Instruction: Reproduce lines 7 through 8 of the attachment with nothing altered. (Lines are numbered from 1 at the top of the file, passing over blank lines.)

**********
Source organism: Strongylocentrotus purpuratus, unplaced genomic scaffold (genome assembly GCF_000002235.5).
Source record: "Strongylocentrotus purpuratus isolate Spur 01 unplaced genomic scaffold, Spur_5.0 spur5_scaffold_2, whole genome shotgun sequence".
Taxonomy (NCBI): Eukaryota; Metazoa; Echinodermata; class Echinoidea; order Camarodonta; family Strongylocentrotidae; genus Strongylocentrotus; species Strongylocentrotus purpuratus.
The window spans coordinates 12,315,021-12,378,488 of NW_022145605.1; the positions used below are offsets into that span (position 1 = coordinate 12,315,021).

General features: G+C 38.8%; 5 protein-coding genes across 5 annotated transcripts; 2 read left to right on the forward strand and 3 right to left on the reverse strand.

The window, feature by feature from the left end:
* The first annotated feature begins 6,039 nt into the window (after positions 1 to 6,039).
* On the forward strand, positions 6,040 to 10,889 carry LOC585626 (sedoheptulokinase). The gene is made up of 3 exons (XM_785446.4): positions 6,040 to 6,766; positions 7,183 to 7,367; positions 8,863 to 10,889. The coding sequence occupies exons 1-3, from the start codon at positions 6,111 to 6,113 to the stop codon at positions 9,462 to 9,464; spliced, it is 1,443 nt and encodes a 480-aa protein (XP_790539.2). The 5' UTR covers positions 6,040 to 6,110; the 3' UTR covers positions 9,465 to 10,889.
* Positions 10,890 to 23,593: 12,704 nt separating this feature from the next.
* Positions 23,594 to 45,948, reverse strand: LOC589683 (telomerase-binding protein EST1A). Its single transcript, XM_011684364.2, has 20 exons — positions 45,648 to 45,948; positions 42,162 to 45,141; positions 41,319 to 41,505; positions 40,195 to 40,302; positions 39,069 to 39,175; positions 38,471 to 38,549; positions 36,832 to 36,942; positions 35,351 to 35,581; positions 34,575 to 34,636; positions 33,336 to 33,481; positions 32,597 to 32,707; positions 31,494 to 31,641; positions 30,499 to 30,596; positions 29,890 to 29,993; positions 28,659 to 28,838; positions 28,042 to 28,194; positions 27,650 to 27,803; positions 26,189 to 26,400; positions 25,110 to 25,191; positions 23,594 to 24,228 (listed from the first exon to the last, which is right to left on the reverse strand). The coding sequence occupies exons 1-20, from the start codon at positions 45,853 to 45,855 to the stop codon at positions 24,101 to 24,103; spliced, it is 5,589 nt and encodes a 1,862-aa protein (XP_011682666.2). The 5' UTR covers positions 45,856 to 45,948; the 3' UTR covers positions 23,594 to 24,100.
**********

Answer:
* The first annotated feature begins 6,039 nt into the window (after positions 1 to 6,039).
* On the forward strand, positions 6,040 to 10,889 carry LOC585626 (sedoheptulokinase). The gene is made up of 3 exons (XM_785446.4): positions 6,040 to 6,766; positions 7,183 to 7,367; positions 8,863 to 10,889. The coding sequence occupies exons 1-3, from the start codon at positions 6,111 to 6,113 to the stop codon at positions 9,462 to 9,464; spliced, it is 1,443 nt and encodes a 480-aa protein (XP_790539.2). The 5' UTR covers positions 6,040 to 6,110; the 3' UTR covers positions 9,465 to 10,889.